so to speak
A phrase used to indicate that what one has just said is an uncommon, metaphorical, or original way of saying something. Similar to the phrases “if you will” and “in a manner of speaking.” He was a fixer, so to speak—a man who could get things done. This arrangement will allow us to eliminate our debt and get back to solid ground, so to speak.
Farlex Dictionary of Idioms. © 2015 Farlex, Inc, all rights reserved.
Used after sentences to express that there is a metaphor in it. It can be generally interchanged with like-clause:
It is X, so to speak.
It is X, so to speak.
It is like X.
I love this jacket. I always wear it when I go to work. It is a uniform for me, so to speak.
by terb kund April 28, 2009
Guest Post by Bob Canter
Created roughly a century apart, the advent of modern Hebrew and the creation of the Metric System bear several striking similarities.
Hebrew exhibits some of the same logical features as does the Metric System. The primary logical structure of Hebrew is the three-letter root system which forms the building blocks of most Hebrew words. Understanding these many roots is not only a fascinating exercise in linguistic exploration, but is a key step in building a Hebrew vocabulary.
For example, the three-letter root samech-fay-resh (ס פ ר) means “to recount,” or “telling,” as in the sense of telling a story. From this root Hebrew derives a delightful group of words:
ס פ ר = Book
ס ו פ ר = Author/writer/scribe
ס פ ר ו ת = Literature
ס פ ר י ה = Library
ס פ ר ן = Librarian
ס פ ר ו ן= Booklet/pamphlet
ח נ ו ת ס פ ר י ם = Bookstore
בּ י ת ס פ ר = School (lit., “House of [the] Book”
ס פ ו ר = Story
ל ס פ ר = To tell
And like the Metric System, Hebrew employs a series of prefixes that are attached to the words they modify:
ה for “The” “This” or “That”
ו for “And”/”And the”
ל for “To/”To the”
בּ for “In/”In the”/”At”
מ or מִן for “From”/”From the”
The logic of Hebrew is that if you can recognize the root in Hebrew, and learn its meaning, then even when you see a word with that three-letter root that you do not know, you can figure that it must have some logical relationship to the base meaning of that root; in the above case any Hebrew word with the three-letter root samech-fay-resh (ס פ ר) will have some relationship to “recounting” or “telling.”
Read the full article and learn Hebrew at https://blogs.transparent.com/hebrew/hebrew-the-metric-system-of-languages/
The occurrence of lists in natural conversation is examined to reveal some of the interactional relevances of such list productions.
The presence of three-part lists are first noted. Speakers and hearers orient to their three-part nature. The complete list can then constitute a turn at talk and the hearer can monitor the third component as a sign of turn completion. List can thereby be a conversational sequential source.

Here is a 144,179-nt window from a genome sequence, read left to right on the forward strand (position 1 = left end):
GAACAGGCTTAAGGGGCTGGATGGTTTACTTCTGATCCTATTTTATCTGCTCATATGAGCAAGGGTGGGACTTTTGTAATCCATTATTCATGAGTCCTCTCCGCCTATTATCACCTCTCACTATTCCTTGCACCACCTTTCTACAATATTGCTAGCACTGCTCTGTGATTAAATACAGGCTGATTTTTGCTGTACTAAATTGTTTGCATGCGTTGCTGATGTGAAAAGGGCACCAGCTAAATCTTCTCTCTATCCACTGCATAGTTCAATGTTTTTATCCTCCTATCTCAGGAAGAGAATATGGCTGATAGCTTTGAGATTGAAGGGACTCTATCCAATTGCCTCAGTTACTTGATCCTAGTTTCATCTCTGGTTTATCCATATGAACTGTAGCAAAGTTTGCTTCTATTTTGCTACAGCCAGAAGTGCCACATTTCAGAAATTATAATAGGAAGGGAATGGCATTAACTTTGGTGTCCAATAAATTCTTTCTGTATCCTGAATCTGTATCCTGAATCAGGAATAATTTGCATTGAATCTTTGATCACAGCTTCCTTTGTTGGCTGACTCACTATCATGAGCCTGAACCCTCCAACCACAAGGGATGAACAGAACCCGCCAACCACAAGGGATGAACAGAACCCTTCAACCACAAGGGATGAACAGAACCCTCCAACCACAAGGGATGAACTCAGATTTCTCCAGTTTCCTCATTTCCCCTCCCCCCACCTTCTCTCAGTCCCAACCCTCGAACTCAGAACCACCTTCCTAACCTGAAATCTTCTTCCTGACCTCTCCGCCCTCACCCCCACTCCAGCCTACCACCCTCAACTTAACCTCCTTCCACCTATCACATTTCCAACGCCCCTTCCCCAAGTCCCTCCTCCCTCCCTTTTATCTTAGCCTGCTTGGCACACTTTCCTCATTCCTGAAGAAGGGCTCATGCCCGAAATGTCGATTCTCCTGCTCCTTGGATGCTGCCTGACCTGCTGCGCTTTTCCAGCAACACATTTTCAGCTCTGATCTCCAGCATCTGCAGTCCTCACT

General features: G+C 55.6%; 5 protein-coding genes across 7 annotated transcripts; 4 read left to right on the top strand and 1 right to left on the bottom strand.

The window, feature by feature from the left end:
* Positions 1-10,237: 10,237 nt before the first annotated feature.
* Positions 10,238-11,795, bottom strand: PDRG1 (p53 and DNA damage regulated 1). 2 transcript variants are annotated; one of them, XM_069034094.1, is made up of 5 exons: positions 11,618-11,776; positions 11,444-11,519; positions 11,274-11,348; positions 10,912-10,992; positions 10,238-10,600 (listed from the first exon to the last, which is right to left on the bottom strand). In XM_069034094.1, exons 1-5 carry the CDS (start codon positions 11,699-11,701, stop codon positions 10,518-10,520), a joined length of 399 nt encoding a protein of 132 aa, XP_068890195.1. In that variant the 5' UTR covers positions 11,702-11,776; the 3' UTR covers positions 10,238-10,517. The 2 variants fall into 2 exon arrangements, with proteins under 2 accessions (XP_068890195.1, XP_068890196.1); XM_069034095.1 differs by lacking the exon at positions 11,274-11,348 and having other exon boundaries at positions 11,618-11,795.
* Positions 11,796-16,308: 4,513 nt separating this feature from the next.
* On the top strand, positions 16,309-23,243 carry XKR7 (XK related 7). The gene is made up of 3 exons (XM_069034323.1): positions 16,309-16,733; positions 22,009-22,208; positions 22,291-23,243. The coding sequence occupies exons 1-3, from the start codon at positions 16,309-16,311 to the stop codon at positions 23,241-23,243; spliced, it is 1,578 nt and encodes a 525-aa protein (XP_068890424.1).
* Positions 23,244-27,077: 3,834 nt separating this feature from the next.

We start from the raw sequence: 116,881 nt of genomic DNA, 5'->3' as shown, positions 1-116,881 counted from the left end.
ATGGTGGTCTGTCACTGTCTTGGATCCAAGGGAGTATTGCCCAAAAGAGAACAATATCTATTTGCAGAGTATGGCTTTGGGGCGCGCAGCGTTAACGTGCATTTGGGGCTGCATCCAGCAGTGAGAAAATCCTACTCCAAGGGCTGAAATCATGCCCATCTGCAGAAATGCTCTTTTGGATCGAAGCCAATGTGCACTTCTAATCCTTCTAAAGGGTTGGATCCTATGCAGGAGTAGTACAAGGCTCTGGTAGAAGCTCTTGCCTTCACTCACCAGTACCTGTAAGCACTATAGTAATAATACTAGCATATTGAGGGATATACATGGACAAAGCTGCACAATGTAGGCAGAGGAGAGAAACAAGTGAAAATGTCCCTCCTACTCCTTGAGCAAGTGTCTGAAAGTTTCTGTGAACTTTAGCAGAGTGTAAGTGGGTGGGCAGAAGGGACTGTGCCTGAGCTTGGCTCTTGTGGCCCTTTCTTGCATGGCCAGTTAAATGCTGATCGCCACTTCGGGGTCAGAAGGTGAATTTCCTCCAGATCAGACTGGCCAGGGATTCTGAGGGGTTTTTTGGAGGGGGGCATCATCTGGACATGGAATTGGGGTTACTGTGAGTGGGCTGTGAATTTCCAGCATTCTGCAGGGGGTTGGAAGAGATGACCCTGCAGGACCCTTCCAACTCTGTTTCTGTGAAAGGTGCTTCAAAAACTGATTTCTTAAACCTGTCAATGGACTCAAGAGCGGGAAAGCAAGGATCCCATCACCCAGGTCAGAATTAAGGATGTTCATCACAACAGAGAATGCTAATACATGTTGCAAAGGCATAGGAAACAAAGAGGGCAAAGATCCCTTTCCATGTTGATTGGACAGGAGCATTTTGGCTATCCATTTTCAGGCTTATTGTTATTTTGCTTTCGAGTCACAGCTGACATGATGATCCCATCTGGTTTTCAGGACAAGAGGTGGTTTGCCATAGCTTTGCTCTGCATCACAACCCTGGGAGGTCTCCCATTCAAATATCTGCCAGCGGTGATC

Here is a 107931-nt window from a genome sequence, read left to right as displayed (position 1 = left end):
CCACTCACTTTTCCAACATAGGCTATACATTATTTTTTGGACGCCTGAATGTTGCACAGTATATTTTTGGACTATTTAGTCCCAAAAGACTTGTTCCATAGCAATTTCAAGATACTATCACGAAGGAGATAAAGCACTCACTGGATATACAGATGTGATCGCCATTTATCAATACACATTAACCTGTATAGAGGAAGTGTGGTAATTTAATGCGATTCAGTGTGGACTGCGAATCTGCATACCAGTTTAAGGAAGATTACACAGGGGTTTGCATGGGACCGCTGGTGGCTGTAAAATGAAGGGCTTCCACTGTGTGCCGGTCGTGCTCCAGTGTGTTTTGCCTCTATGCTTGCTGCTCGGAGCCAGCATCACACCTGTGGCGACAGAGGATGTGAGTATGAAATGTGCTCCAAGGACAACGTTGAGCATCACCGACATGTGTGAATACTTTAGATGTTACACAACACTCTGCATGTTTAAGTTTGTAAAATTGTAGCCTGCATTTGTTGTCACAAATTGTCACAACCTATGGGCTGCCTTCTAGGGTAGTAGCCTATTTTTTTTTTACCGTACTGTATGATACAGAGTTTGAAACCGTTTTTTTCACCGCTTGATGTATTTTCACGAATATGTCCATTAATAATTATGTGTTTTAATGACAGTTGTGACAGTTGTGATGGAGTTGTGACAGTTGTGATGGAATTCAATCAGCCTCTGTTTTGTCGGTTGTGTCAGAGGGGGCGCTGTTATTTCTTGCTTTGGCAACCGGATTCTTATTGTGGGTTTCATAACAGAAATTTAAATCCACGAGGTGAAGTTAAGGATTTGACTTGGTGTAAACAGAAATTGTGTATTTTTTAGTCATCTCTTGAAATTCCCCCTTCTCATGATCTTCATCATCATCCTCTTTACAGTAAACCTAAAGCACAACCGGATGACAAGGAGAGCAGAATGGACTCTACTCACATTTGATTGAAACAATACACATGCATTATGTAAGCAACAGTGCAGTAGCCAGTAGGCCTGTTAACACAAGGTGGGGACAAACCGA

By virtue of the three-part structure of some lists, members can orient to such matters as a “weak”, “absent”, or “missing” third part. Third items can be used to accomplish particular interactional work, such as topic-shifting and offense avoidance.
This report is a preliminary examination of lists occurring in natural conversation.
3,700-year-old clay tablet has proven that the Babylonians developed trigonometry 1,500 years before the Greeks and were using a sophisticated method of mathematics which could change how we calculate today.
The tablet, known as Plimpton 332, was discovered in the early 1900s in Southern Iraq by the American archaeologist and diplomat Edgar Banks, who was the inspiration for Indiana Jones.
The true meaning of the tablet has eluded experts until now but new research by the University of New South Wales, Australia, has shown it is the world’s oldest and most accurate trigonometric table, which was probably used by ancient architects to construct temples, palaces and canals. Continue reading 3,700-year-old Babylonian tablet rewrites the history of maths – and shows the Greeks did not develop trigonometry
BY THE MAG ,BY SEAN HUTCHINSON
AUGUST 26, 2014
Forename, middle name, surname.
The phrase “middle name” first appeared in an 1835 Harvard University periodical called Harvardiana, but the practice dates back much further.
In ancient Rome, having multiple names was an honor usually bestowed upon the most important people—like Gaius Julius Caesar. The fad died out only to pick back up again in Western cultures in the 1700s, when aristocrats started giving their children lavishly long names to indicate their place in society. Similarly, lengthy Spanish and Arabic names adopt paternal or maternal names from previous generations to trace the individual’s family tree. (In other cultures, like Chinese, there are traditionally no middle names.)
Continue reading Why Do We Have Middle Names?